Please find photographs of the food here: http://www.girleatscity.com/2011/10/m...
.... We started with one of the finest bar snacks I think the city has to offer: grilled chicken heart on rosemary skewers. These were both simple and amazing. Slices of heart were beautifully seasoned with just a hint of heat and cooked very rare -- their perfect freshness stood up to this kind of preparation -- resulting in morsels that were both very tender and chewy in that distinctly heart-y sort of way. The flavors popped, especially with a light squeeze of lemon.
An antipasti of polpo e patate / octopus, potatoes, celery & lemon. lemony was also very nicely made, though served a touch too cold. This version was well balanced and not overly acidic, though lemon flavors were assertive. Octopus was tender, maybe just a bit overboiled in parts. Thin slices of celery added a nice crunch and textural contrast to the soft polpo and potatoes.
We also ordered a starter off the contorni menu, the topinambur / roasted sunchokes & Sicilian almonds. This was another simple, but glorious, dish. Sunchokes were a bit too oily for health, but definitely not too oily for deliciousness, and had been roasted until sweet and fragrant. Almonds were well roasted, not at all soft from contact with the moisture in the dish, and highlighted the nuttiness inherent in the sunchoke.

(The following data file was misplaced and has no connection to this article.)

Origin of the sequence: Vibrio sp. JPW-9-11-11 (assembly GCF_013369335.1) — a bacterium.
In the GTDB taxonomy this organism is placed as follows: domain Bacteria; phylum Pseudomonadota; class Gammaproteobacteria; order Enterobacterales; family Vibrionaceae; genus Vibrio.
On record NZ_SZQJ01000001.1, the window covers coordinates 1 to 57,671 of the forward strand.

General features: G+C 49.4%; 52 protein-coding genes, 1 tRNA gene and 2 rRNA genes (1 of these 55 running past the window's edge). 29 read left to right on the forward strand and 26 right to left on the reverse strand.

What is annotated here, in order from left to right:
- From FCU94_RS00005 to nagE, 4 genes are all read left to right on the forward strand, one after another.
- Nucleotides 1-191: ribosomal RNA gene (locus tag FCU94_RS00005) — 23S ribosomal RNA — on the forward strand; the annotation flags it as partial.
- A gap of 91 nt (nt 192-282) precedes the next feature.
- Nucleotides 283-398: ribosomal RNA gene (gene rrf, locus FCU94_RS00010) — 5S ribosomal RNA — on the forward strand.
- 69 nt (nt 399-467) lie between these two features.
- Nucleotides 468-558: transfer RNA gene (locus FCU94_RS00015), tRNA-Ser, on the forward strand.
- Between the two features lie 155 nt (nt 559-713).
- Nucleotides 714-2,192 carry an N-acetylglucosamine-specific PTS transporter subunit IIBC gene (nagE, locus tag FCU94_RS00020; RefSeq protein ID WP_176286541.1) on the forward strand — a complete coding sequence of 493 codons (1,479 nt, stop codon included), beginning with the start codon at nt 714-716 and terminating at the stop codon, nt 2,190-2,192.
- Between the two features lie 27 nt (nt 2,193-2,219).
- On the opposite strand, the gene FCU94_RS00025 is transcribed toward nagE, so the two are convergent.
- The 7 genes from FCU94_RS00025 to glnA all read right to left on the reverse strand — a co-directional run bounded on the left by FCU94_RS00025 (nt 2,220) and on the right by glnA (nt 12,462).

My dining companion ordered the garganelli with braised rabbit, green olives & rosemary as his main course. He loved the texture of the pasta, which he said was fresh and had been cooked to a perfect al dente. The sauce was very rich and flavorful, studded with whole nodes of sweet garlic, rustically pitted olives (apparently done by hand rather than using a pitter). I've read some complaints about the portion sizes on sites like menupages.com. Even without both a primi and secondi, my dining companion, a moderately hearty eater, found this course very filling because of its richness.
My main was the zuppa d’arzilla / seared skate wing & romanesco soup, which included delicate, flakey pieces of skate in a tomato-y broth, served over romanesco cauliflower and tomatoes. The soup, a classic, Roman dish beloved as a Friday meal among observant Catholics, was a tad too salty. I didn't notice the intense salinity at first, but it caught up to me by the time I finished. Skate was very fresh, as were the nicely cooked, flavorful vegetables (hiding under the skate in the picture), which balanced the dish nicely. The broth was gorgeous, rich with the flavor of vegetables and skate.
We were, unfortunately, too full for dessert this time. (I think the saltiness of the zuppa d'arzilla did me in, since I had to chase the food with a great deal of water.) But that just means I'll need to make a return visit -- and soon. Chef Nick Anderer clearly oversees a highly competent kitchen.
2 Lexington Avenue, New York, NY 10010